With the primary elections over and a clear picture of who will run for public office in November, it is time to lay the groundwork for true eminent domain reform, said Larry Lehmberg, president of the Mason County Farm Bureau.
"Proposition 11 brought about beneficial change for property owners by limiting eminent domain powers of government to acquire land for non-public use," Larry said. "The Texas legislature will meet in 2011. We need them to finish the job in protecting the private property rights of all Texas landowners."
Texas has three times the number of privately owned acres of any other state in the nation.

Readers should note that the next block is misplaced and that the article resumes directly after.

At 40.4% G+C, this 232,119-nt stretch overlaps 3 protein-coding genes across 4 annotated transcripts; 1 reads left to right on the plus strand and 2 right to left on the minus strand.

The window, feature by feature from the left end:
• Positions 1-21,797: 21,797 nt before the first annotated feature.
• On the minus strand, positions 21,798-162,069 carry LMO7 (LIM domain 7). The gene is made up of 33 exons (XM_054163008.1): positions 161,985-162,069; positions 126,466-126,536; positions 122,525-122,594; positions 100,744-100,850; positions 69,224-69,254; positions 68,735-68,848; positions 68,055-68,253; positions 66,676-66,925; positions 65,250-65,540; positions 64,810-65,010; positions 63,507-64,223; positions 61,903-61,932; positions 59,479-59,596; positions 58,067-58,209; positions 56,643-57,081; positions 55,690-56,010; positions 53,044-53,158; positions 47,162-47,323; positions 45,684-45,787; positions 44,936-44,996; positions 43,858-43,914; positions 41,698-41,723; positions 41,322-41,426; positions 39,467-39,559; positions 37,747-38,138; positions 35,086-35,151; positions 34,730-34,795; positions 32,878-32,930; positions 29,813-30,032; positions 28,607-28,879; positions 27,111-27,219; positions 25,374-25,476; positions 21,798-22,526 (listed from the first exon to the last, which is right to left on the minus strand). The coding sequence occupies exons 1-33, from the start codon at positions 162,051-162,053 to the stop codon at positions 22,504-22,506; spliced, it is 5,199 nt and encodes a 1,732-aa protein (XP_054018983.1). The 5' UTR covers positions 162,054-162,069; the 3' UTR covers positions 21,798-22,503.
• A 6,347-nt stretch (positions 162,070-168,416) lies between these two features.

"This is an issue that affects every landowner," Larry said. "Whether you own a ranch or a restaurant, eminent domain reform is something we can all agree on."
Texas Farm Bureau (TFB) leaders have worked tirelessly to revamp outdated eminent domain laws. They were partially successful last November with Proposition 11, a constitutional amendment which restricts the state government from taking land not intended for public use. In past legislative sessions, eminent domain reform efforts died due to gubernatorial veto and end-of-session politics. Despite recent disappointments, Larry is confident of progress.
"Next January, lawmakers must quickly pick up where they left off last session," Larry said. "In order to prevent the issue from becoming buried, ask your state representative and senator to take a stand on eminent domain and finish what they started."